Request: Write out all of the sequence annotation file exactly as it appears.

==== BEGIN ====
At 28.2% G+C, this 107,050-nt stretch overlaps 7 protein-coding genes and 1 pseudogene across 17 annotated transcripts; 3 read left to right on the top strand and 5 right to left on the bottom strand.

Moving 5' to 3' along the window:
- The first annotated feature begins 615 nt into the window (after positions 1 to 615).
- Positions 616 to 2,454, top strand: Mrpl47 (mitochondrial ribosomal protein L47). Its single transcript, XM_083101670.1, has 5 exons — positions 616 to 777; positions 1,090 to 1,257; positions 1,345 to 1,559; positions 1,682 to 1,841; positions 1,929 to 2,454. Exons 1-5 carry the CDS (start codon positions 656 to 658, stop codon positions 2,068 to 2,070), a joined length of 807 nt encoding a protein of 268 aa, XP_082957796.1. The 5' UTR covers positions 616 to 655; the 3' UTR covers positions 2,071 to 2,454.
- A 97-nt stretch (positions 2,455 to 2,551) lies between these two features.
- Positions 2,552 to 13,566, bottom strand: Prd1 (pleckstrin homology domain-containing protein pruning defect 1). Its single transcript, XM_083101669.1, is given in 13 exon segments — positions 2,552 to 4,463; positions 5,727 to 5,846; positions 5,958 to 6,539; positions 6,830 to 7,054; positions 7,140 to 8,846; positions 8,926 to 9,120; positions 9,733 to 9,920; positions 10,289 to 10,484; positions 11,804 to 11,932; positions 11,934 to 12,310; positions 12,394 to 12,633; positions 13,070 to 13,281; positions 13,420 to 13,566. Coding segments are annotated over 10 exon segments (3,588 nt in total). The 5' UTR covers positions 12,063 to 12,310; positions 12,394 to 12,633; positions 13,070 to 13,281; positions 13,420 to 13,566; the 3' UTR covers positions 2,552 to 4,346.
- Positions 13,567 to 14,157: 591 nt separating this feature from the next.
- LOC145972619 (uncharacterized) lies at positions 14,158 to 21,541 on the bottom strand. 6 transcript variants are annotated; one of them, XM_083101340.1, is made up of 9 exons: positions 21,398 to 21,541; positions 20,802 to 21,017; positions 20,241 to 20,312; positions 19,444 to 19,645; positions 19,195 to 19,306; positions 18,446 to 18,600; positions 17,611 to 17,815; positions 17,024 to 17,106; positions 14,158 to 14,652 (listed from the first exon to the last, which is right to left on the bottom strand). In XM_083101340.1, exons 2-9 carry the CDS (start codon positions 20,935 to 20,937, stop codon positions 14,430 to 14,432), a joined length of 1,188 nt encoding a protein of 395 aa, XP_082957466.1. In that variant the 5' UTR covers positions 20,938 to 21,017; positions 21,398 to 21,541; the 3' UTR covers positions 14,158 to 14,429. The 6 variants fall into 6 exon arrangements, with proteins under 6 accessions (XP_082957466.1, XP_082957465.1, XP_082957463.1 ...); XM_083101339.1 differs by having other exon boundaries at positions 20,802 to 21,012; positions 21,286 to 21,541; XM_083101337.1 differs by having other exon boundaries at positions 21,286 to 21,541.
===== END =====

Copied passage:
At 28.2% G+C, this 107,050-nt stretch overlaps 7 protein-coding genes and 1 pseudogene across 17 annotated transcripts; 3 read left to right on the top strand and 5 right to left on the bottom strand.

Moving 5' to 3' along the window:
- The first annotated feature begins 615 nt into the window (after positions 1 to 615).
- Positions 616 to 2,454, top strand: Mrpl47 (mitochondrial ribosomal protein L47). Its single transcript, XM_083101670.1, has 5 exons — positions 616 to 777; positions 1,090 to 1,257; positions 1,345 to 1,559; positions 1,682 to 1,841; positions 1,929 to 2,454. Exons 1-5 carry the CDS (start codon positions 656 to 658, stop codon positions 2,068 to 2,070), a joined length of 807 nt encoding a protein of 268 aa, XP_082957796.1. The 5' UTR covers positions 616 to 655; the 3' UTR covers positions 2,071 to 2,454.
- A 97-nt stretch (positions 2,455 to 2,551) lies between these two features.
- Positions 2,552 to 13,566, bottom strand: Prd1 (pleckstrin homology domain-containing protein pruning defect 1). Its single transcript, XM_083101669.1, is given in 13 exon segments — positions 2,552 to 4,463; positions 5,727 to 5,846; positions 5,958 to 6,539; positions 6,830 to 7,054; positions 7,140 to 8,846; positions 8,926 to 9,120; positions 9,733 to 9,920; positions 10,289 to 10,484; positions 11,804 to 11,932; positions 11,934 to 12,310; positions 12,394 to 12,633; positions 13,070 to 13,281; positions 13,420 to 13,566. Coding segments are annotated over 10 exon segments (3,588 nt in total). The 5' UTR covers positions 12,063 to 12,310; positions 12,394 to 12,633; positions 13,070 to 13,281; positions 13,420 to 13,566; the 3' UTR covers positions 2,552 to 4,346.
- Positions 13,567 to 14,157: 591 nt separating this feature from the next.
- LOC145972619 (uncharacterized) lies at positions 14,158 to 21,541 on the bottom strand. 6 transcript variants are annotated; one of them, XM_083101340.1, is made up of 9 exons: positions 21,398 to 21,541; positions 20,802 to 21,017; positions 20,241 to 20,312; positions 19,444 to 19,645; positions 19,195 to 19,306; positions 18,446 to 18,600; positions 17,611 to 17,815; positions 17,024 to 17,106; positions 14,158 to 14,652 (listed from the first exon to the last, which is right to left on the bottom strand). In XM_083101340.1, exons 2-9 carry the CDS (start codon positions 20,935 to 20,937, stop codon positions 14,430 to 14,432), a joined length of 1,188 nt encoding a protein of 395 aa, XP_082957466.1. In that variant the 5' UTR covers positions 20,938 to 21,017; positions 21,398 to 21,541; the 3' UTR covers positions 14,158 to 14,429. The 6 variants fall into 6 exon arrangements, with proteins under 6 accessions (XP_082957466.1, XP_082957465.1, XP_082957463.1 ...); XM_083101339.1 differs by having other exon boundaries at positions 20,802 to 21,012; positions 21,286 to 21,541; XM_083101337.1 differs by having other exon boundaries at positions 21,286 to 21,541.